Embedded Systems

Lab 1: Get Started with Linux*

This lab is an introductory exercise for using Linux to manipulate hardware peripherals.

  • Write a Linux program that controls the on-board LED lights.
  • Design a counter with push-button input and seven-segment display output.


Lab 2: Develop Linux Programs that Communicate with FPGAs

Gain practice with writing kernel modules to control peripherals and use system hardware.

  • Display a scrolling message on the seven-segment displays.
  • Display a real-time clock on the seven-segment displays.
  • Implement a stopwatch with two sources of interrupts.


Lab 3: Character Device Drivers

Practice creating and using device drivers.

  • Implement device drivers to provide the state of push-button and slider switches and to control LEDs and seven-segment displays.


Lab 4: Using Character Device Drivers

Continue to build experience on skills gained from the prior exercise. 

  • Write a device driver that implements a countdown stopwatch.
  • Write a program that controls the stopwatch using the switches and pushbuttons.


Lab 5: Use ASCII Graphics for Animation

Explore how to perform simple animations under Linux with ASCII commands.

  • Compile and run a given example program.
  • Write, compile, and test a program that uses the Bresenham line-drawing algorithm to draw lines on the screen.
  • Enhance your algorithm with physics so that your line moves and bounces off the edge of the screen.
  • Create an animation of five objects on the screen, and then enhance it with input variables for speed and number of objects.


Lab 6: Introduction to Graphics and Animation

Learn how to display images and perform animation using the video-out port.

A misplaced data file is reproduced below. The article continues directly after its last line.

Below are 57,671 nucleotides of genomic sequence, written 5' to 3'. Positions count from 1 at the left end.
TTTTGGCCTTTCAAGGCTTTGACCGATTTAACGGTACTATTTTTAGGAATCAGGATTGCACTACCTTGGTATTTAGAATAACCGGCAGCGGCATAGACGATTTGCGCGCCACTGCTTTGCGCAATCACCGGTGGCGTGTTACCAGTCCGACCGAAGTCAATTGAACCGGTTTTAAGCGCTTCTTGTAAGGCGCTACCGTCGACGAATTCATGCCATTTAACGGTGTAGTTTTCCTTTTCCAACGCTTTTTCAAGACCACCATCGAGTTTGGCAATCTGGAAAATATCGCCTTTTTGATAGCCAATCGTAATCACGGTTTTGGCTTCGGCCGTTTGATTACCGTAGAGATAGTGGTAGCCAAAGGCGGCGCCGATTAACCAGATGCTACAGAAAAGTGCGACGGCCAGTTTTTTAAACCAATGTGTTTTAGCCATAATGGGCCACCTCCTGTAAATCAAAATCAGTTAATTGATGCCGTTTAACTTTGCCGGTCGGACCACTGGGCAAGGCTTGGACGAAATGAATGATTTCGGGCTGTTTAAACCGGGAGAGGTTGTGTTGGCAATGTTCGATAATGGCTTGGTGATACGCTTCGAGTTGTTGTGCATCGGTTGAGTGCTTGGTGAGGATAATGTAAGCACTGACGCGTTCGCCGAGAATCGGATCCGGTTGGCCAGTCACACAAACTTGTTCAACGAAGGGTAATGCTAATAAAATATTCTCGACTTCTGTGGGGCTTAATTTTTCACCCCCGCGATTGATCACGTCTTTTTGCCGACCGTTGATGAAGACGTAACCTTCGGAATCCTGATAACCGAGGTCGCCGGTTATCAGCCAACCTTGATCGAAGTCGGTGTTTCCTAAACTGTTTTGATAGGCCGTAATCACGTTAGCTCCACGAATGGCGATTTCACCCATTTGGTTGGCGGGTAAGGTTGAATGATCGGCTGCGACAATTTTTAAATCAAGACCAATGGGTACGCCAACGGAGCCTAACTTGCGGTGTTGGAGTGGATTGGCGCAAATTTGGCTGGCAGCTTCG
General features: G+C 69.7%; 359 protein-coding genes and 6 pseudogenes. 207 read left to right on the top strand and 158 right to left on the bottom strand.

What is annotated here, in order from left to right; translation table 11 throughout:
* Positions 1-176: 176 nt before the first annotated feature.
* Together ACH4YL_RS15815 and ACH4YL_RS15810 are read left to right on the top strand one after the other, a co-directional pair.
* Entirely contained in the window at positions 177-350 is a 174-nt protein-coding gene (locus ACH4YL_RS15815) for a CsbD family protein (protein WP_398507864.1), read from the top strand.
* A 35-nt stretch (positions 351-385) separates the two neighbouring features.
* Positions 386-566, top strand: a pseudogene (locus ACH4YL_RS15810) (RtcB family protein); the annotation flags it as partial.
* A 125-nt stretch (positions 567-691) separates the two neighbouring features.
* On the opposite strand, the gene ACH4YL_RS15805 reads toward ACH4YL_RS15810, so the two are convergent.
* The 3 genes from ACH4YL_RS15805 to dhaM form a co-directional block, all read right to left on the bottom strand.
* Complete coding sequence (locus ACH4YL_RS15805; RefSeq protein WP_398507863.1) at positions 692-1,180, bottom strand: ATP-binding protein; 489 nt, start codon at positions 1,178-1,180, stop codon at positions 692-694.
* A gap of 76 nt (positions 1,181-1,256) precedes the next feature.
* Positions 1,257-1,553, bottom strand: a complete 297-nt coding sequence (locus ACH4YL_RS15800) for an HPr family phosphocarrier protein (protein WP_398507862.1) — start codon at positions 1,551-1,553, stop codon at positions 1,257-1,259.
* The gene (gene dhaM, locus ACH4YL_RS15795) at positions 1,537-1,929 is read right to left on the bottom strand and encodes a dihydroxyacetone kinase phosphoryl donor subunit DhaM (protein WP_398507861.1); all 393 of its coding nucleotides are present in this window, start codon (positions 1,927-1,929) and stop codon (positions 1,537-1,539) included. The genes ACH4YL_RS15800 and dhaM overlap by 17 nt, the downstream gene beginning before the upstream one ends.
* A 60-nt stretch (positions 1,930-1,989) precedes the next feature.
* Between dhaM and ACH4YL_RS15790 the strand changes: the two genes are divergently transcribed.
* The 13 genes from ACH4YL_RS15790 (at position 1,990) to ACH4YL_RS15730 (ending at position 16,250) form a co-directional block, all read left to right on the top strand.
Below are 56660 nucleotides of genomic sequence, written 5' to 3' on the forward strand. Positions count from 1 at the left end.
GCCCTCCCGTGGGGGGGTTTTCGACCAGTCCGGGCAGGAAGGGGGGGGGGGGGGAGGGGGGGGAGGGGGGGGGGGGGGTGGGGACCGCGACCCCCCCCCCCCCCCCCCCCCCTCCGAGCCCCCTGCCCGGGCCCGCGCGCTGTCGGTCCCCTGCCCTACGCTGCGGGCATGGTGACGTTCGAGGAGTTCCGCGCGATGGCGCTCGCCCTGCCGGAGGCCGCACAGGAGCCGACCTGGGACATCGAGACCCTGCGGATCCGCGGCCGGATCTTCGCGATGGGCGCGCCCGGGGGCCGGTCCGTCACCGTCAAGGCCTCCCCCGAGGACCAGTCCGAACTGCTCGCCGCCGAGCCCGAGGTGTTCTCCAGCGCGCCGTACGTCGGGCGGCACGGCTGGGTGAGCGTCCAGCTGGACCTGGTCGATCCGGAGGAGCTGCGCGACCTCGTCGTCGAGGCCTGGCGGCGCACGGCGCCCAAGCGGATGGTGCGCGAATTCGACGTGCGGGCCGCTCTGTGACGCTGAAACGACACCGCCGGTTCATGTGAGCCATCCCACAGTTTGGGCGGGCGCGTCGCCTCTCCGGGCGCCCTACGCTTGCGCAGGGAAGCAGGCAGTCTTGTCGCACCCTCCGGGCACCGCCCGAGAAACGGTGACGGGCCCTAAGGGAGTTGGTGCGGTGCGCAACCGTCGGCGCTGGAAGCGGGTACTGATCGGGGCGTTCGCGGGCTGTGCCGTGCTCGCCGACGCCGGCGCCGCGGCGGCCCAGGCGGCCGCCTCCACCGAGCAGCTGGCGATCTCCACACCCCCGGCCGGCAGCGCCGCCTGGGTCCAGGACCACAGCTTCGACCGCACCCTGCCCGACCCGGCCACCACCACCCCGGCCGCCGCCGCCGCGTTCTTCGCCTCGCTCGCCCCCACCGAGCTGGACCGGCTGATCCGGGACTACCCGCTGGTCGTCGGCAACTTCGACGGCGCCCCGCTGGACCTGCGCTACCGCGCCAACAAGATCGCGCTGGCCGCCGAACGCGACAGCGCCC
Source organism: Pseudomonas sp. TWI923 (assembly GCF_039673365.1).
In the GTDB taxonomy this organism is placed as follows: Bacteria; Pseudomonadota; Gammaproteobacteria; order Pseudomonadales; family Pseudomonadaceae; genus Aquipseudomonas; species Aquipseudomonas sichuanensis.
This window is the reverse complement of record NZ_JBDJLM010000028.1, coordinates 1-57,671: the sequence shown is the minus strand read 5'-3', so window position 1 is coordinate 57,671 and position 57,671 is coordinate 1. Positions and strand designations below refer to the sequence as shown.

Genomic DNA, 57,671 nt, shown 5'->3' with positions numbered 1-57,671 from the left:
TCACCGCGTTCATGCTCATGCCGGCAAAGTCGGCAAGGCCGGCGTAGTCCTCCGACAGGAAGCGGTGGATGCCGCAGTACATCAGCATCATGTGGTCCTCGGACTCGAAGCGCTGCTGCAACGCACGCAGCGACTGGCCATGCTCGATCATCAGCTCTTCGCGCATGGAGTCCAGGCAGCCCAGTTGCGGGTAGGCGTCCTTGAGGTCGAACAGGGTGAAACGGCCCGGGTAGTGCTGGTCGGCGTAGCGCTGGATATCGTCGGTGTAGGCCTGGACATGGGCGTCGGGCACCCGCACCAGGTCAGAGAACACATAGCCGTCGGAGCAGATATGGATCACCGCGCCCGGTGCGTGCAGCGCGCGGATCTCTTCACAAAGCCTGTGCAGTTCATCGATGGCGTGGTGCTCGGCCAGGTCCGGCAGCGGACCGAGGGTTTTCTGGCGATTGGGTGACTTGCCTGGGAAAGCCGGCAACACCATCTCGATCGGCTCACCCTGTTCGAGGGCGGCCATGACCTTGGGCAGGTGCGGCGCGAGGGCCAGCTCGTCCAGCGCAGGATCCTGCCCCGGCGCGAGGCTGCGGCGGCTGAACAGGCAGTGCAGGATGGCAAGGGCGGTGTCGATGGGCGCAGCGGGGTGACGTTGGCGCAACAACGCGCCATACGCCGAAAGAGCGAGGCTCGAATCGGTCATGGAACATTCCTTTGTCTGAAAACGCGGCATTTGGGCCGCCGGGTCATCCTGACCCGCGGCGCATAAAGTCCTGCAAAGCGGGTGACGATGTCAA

• Write a video driver and add a simple line-drawing algorithm.
  • Augment the kernel module with pixel buffer swap, and write a user-level program to create a simple animation.
  • Enhance your video driver to support the display of characters, and augment your user-level program to display the number of video frames that have been drawn.


Lab 7: Use the ADXL345 Accelerometer

Experiment with the ADXL345 accelerometer chip.

  • Write a program to directly read and write registers in the ADXL345 device.
  • Create a kernel module that provides file-based I/O, and then write a user-level program that uses the driver.
  • Implement a graphical demonstration that draws a bubble on the screen that moves as you tilt the board.
  • Add tap and double-tap detection to your device driver, and add a demonstration of that feature to your user-level program.


Lab 8: Introduction to Audio and Multithreaded Applications

Create user-level Linux programs that produce audio output on the Terasic DE1-SoC board.

  • Write a multithreaded program to implement a digital piano using an audio port.
  • Visualize sound as wave forms on a VGA display.
  • Record and play back songs.